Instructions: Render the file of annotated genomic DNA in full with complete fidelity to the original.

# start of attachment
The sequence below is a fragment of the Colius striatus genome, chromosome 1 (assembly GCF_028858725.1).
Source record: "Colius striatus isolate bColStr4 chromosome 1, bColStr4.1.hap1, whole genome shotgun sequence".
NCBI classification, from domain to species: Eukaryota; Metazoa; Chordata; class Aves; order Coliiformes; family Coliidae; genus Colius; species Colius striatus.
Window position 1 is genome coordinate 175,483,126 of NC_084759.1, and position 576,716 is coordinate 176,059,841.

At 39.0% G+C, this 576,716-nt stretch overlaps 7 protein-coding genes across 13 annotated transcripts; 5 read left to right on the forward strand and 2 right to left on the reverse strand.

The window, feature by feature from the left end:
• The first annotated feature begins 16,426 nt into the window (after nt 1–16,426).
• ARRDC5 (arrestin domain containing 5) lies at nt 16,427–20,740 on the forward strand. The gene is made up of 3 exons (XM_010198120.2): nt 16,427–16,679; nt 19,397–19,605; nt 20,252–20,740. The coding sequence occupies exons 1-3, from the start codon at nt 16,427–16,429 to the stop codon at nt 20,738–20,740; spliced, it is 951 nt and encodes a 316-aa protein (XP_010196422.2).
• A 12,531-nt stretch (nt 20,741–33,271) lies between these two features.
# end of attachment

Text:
The sequence below is a fragment of the Colius striatus genome, chromosome 1 (assembly GCF_028858725.1).
Source record: "Colius striatus isolate bColStr4 chromosome 1, bColStr4.1.hap1, whole genome shotgun sequence".
NCBI classification, from domain to species: Eukaryota; Metazoa; Chordata; class Aves; order Coliiformes; family Coliidae; genus Colius; species Colius striatus.
Window position 1 is genome coordinate 175,483,126 of NC_084759.1, and position 576,716 is coordinate 176,059,841.

At 39.0% G+C, this 576,716-nt stretch overlaps 7 protein-coding genes across 13 annotated transcripts; 5 read left to right on the forward strand and 2 right to left on the reverse strand.

The window, feature by feature from the left end:
• The first annotated feature begins 16,426 nt into the window (after nt 1–16,426).
• ARRDC5 (arrestin domain containing 5) lies at nt 16,427–20,740 on the forward strand. The gene is made up of 3 exons (XM_010198120.2): nt 16,427–16,679; nt 19,397–19,605; nt 20,252–20,740. The coding sequence occupies exons 1-3, from the start codon at nt 16,427–16,429 to the stop codon at nt 20,738–20,740; spliced, it is 951 nt and encodes a 316-aa protein (XP_010196422.2).
• A 12,531-nt stretch (nt 20,741–33,271) lies between these two features.